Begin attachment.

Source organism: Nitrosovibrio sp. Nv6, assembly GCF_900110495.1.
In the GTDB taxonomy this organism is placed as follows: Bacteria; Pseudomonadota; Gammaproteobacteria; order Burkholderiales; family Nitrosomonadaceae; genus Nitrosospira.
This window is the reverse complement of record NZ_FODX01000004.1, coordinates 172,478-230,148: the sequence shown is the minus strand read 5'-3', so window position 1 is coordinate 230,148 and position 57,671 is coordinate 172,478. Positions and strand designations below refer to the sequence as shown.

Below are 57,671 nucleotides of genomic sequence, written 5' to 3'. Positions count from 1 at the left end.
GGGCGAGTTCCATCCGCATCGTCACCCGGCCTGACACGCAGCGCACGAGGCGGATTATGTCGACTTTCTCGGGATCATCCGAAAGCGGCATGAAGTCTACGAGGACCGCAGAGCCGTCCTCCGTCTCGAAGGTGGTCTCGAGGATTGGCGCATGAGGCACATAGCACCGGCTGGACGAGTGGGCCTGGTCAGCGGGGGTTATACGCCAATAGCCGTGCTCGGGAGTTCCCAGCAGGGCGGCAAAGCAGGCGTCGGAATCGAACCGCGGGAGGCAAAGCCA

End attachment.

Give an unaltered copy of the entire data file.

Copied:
Source organism: Nitrosovibrio sp. Nv6, assembly GCF_900110495.1.
In the GTDB taxonomy this organism is placed as follows: Bacteria; Pseudomonadota; Gammaproteobacteria; order Burkholderiales; family Nitrosomonadaceae; genus Nitrosospira.
This window is the reverse complement of record NZ_FODX01000004.1, coordinates 172,478-230,148: the sequence shown is the minus strand read 5'-3', so window position 1 is coordinate 230,148 and position 57,671 is coordinate 172,478. Positions and strand designations below refer to the sequence as shown.

Below are 57,671 nucleotides of genomic sequence, written 5' to 3'. Positions count from 1 at the left end.
GGGCGAGTTCCATCCGCATCGTCACCCGGCCTGACACGCAGCGCACGAGGCGGATTATGTCGACTTTCTCGGGATCATCCGAAAGCGGCATGAAGTCTACGAGGACCGCAGAGCCGTCCTCCGTCTCGAAGGTGGTCTCGAGGATTGGCGCATGAGGCACATAGCACCGGCTGGACGAGTGGGCCTGGTCAGCGGGGGTTATACGCCAATAGCCGTGCTCGGGAGTTCCCAGCAGGGCGGCAAAGCAGGCGTCGGAATCGAACCGCGGGAGGCAAAGCCA